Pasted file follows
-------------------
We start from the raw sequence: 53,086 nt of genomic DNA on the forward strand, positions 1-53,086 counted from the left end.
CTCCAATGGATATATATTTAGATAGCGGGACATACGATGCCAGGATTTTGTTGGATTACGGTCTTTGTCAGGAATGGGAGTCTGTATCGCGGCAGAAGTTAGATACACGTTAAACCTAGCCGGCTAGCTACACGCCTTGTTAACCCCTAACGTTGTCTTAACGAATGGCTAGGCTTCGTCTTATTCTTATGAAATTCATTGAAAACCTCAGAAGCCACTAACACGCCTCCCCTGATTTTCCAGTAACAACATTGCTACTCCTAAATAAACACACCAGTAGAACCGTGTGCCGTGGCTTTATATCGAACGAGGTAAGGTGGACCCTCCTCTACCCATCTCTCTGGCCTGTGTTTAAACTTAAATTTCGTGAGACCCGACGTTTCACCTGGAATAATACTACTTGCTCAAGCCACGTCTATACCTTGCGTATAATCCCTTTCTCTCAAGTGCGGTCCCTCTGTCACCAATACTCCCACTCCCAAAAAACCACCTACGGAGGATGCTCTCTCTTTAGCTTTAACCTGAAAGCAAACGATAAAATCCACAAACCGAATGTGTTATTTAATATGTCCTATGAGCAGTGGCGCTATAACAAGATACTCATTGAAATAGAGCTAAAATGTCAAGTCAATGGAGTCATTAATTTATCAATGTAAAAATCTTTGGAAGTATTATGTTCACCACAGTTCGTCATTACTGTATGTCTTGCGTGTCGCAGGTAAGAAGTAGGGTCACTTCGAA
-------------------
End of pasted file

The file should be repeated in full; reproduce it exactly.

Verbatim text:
We start from the raw sequence: 53,086 nt of genomic DNA on the forward strand, positions 1-53,086 counted from the left end.
CTCCAATGGATATATATTTAGATAGCGGGACATACGATGCCAGGATTTTGTTGGATTACGGTCTTTGTCAGGAATGGGAGTCTGTATCGCGGCAGAAGTTAGATACACGTTAAACCTAGCCGGCTAGCTACACGCCTTGTTAACCCCTAACGTTGTCTTAACGAATGGCTAGGCTTCGTCTTATTCTTATGAAATTCATTGAAAACCTCAGAAGCCACTAACACGCCTCCCCTGATTTTCCAGTAACAACATTGCTACTCCTAAATAAACACACCAGTAGAACCGTGTGCCGTGGCTTTATATCGAACGAGGTAAGGTGGACCCTCCTCTACCCATCTCTCTGGCCTGTGTTTAAACTTAAATTTCGTGAGACCCGACGTTTCACCTGGAATAATACTACTTGCTCAAGCCACGTCTATACCTTGCGTATAATCCCTTTCTCTCAAGTGCGGTCCCTCTGTCACCAATACTCCCACTCCCAAAAAACCACCTACGGAGGATGCTCTCTCTTTAGCTTTAACCTGAAAGCAAACGATAAAATCCACAAACCGAATGTGTTATTTAATATGTCCTATGAGCAGTGGCGCTATAACAAGATACTCATTGAAATAGAGCTAAAATGTCAAGTCAATGGAGTCATTAATTTATCAATGTAAAAATCTTTGGAAGTATTATGTTCACCACAGTTCGTCATTACTGTATGTCTTGCGTGTCGCAGGTAAGAAGTAGGGTCACTTCGAA